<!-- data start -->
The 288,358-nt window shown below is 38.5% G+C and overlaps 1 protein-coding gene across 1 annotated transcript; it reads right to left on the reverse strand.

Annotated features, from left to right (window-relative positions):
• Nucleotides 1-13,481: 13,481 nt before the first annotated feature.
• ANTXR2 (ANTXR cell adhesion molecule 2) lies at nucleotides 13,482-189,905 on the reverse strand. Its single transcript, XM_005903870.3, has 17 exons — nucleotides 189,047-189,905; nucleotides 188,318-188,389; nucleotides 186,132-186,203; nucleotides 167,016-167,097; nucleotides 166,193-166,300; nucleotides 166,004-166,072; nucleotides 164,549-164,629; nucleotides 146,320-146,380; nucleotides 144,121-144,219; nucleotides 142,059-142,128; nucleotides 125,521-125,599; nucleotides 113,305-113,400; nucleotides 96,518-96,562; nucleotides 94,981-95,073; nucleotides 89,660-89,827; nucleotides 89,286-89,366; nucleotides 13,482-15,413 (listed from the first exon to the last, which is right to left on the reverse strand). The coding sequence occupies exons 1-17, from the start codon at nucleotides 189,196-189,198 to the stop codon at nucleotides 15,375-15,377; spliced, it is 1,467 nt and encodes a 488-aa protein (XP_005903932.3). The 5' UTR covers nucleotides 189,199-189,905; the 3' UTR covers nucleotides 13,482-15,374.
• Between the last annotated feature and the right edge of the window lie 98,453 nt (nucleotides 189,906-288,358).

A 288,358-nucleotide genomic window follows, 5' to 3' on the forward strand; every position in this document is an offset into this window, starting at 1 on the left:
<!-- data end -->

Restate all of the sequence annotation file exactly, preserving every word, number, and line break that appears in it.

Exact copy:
The 288,358-nt window shown below is 38.5% G+C and overlaps 1 protein-coding gene across 1 annotated transcript; it reads right to left on the reverse strand.

Annotated features, from left to right (window-relative positions):
• Nucleotides 1-13,481: 13,481 nt before the first annotated feature.
• ANTXR2 (ANTXR cell adhesion molecule 2) lies at nucleotides 13,482-189,905 on the reverse strand. Its single transcript, XM_005903870.3, has 17 exons — nucleotides 189,047-189,905; nucleotides 188,318-188,389; nucleotides 186,132-186,203; nucleotides 167,016-167,097; nucleotides 166,193-166,300; nucleotides 166,004-166,072; nucleotides 164,549-164,629; nucleotides 146,320-146,380; nucleotides 144,121-144,219; nucleotides 142,059-142,128; nucleotides 125,521-125,599; nucleotides 113,305-113,400; nucleotides 96,518-96,562; nucleotides 94,981-95,073; nucleotides 89,660-89,827; nucleotides 89,286-89,366; nucleotides 13,482-15,413 (listed from the first exon to the last, which is right to left on the reverse strand). The coding sequence occupies exons 1-17, from the start codon at nucleotides 189,196-189,198 to the stop codon at nucleotides 15,375-15,377; spliced, it is 1,467 nt and encodes a 488-aa protein (XP_005903932.3). The 5' UTR covers nucleotides 189,199-189,905; the 3' UTR covers nucleotides 13,482-15,374.
• Between the last annotated feature and the right edge of the window lie 98,453 nt (nucleotides 189,906-288,358).

A 288,358-nucleotide genomic window follows, 5' to 3' on the forward strand; every position in this document is an offset into this window, starting at 1 on the left: